Suddenly everybody wanted to talk to me. I had reluctantly agreed to inspect Micky, the Artist formerly known as Ferret's, first all-new Cadet Corps. "There's a turf war looming," he'd told me on the telephone, "and it is - just - conceivable my organisation will go under. I want you to set it up so the opposition won't look good if they take it apart again."
"I`m not paid to do that sort of thing."
"Then do it for old times' sake. It hasn't all been bad, has it?" I told him I'd see what I could do. The telephone rang again. It was the Opposition broad who could be my next controller. "I understand you are going to look over one of the new cadet corps," she said. "Since we'll soon be in charge I'd like you to look at ways of making it more community service orientated."
"I'm not paid for that sort of thing."
"You will be when we take over."
I said I'd see what I could do and put the phone down. It rang again. "Look, can't a guy get peace to drool over Gillian Anderson?" I snapped.
"Oh, terribly sorry. We didn't mean to interrupt. We've only just fynde yte your number and it is a bit urgent."
I took a deep breath. I'd never spoken to royalty before. "Hell, it's OK your highness. Just let me slam on the VCR."
"I understand you are inspecting a cadet corps," the Prince still known as Prince said. "These things worry us. We've put so much effort into homework clubs. Frankly, these days they are abyte all we have to shyte abyte."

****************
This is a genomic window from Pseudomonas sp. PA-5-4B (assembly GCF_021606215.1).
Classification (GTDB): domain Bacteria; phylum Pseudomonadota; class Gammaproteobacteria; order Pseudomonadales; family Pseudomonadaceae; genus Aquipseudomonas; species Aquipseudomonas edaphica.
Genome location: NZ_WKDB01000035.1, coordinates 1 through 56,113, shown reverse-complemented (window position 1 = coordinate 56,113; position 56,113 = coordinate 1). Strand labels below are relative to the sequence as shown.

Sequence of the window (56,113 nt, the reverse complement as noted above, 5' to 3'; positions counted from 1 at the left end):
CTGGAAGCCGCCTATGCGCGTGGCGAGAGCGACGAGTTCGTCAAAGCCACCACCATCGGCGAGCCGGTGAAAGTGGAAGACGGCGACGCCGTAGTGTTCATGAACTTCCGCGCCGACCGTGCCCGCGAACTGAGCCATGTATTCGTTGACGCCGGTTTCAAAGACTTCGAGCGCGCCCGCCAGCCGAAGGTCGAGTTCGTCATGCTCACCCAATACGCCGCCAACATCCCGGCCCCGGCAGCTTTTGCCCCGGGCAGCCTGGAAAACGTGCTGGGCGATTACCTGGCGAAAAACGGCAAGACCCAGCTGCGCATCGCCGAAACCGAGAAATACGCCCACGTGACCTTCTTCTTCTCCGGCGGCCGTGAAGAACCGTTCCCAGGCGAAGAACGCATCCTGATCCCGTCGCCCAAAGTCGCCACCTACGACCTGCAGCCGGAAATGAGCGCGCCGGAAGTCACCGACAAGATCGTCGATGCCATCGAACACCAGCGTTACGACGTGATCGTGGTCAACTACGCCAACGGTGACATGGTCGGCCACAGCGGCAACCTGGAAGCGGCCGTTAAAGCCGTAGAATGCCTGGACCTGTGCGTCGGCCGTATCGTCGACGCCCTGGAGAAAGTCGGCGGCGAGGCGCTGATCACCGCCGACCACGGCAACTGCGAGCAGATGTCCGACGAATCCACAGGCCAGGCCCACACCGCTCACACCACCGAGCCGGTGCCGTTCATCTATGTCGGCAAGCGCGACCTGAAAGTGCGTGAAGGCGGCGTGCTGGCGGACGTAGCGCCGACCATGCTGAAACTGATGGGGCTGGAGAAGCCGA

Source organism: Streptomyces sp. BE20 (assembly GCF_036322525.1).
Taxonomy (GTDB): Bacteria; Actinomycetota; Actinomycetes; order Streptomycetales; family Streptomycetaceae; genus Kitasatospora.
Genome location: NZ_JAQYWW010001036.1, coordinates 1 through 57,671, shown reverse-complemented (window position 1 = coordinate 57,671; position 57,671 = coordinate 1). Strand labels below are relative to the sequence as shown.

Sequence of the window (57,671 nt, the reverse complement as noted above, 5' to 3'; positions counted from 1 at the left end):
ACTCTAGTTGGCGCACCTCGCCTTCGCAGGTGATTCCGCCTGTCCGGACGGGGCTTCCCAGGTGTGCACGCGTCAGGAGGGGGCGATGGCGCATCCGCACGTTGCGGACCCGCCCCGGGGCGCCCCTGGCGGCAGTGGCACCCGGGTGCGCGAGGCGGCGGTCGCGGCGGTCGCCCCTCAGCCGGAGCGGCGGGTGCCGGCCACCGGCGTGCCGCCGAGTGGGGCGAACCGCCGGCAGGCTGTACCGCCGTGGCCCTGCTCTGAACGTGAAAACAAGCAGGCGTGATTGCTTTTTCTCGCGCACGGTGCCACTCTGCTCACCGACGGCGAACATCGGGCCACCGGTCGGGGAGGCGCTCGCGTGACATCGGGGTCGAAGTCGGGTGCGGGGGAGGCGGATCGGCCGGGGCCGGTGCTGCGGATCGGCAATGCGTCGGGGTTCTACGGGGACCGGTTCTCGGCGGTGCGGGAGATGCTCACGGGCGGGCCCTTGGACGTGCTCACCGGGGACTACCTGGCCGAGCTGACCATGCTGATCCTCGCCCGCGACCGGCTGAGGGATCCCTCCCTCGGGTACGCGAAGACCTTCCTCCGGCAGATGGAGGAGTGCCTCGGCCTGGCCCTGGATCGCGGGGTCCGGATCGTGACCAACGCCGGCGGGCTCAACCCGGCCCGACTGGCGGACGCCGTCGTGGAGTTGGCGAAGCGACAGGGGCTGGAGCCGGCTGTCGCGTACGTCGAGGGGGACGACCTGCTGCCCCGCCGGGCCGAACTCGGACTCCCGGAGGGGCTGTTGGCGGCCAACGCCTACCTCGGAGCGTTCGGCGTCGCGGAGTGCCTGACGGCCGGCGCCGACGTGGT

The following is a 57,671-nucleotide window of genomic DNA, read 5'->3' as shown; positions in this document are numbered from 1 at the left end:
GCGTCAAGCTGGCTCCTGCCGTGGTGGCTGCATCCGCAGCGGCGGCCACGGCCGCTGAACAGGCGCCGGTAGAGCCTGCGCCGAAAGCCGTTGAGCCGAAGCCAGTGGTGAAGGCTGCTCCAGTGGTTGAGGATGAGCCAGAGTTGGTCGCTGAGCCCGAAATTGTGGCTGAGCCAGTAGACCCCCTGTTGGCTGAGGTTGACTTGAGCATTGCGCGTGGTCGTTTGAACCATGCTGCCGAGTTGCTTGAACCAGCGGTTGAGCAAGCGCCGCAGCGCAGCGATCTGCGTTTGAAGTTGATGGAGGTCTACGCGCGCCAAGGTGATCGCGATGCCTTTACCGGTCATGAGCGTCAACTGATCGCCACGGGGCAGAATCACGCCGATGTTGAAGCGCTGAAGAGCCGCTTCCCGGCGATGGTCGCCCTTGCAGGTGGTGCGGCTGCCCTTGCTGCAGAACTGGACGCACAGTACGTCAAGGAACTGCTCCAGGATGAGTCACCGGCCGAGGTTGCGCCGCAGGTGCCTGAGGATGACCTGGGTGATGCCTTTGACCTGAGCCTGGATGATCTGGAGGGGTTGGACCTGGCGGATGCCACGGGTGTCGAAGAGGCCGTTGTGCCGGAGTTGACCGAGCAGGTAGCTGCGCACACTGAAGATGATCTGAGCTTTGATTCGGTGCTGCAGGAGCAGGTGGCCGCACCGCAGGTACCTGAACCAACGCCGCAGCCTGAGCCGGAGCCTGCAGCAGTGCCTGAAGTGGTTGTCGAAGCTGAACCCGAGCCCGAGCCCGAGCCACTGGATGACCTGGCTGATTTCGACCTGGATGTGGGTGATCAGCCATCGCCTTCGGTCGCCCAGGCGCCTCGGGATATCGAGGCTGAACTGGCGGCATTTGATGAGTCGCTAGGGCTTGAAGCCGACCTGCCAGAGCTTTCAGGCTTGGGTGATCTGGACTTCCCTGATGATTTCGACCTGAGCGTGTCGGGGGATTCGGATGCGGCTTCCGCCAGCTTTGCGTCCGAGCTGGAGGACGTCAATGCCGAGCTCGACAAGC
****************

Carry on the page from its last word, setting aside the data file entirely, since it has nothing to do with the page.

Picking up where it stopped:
"I beg your . . . Oh yeah, I get you. What can I do?" "I know you are not paid for this sort of thing but perhaps you could investigate ways of preserving the ethos of our trust work. You could put 'by appointment' on your cards. We know it's not much but it is surely better than nothing."
I said I'd see what I could do. The next day brought the first decent weather after an ill-tempered winter. I drove up to the school with the cadet corps and asked to speak to the teacher in charge. "That'll be the assistant sergeant teacher of science," said the broad in the office, in between wrestling with a 29-page fax that seemed to be the agenda for a council meeting on ways to slash expenditure. She gave him a call.
The AST science was a big, ugly guy with a crew cut. When he saw me he saluted and said: "Troops in the playground, ready for inspection, sir!" "At ease, Bub," I told him. The more I heard, the sorrier I felt for the guy. He'd put in a power of work setting the group up. "Aren't you worried that all this could get torn down if the Opposition get control and set up community service teams instead?" "No, sir, no!" he barked, eyes straight ahead.
"What about pressure from the homework club lobby?" "Taken care of, sir!" We went into the yard. Three dozen smart kids stood to attention, fronted by a banner that said "Braxfield Community Cadet Supported Study Corps". "Commence . . . drill!" bellowed the AST.
"Listen to my physics rhyme," called the sergeant. "Listen to my physics rhyme," echoed the kids. "Distance equals speed times time." They copied him again. "Companeeee . . . halt!" he bellowed. "Picking up litter commence . . . wait for it . . . now!" I raised my hat. They said you couldn't please all of the people all of the time but it was nice to see somebody try.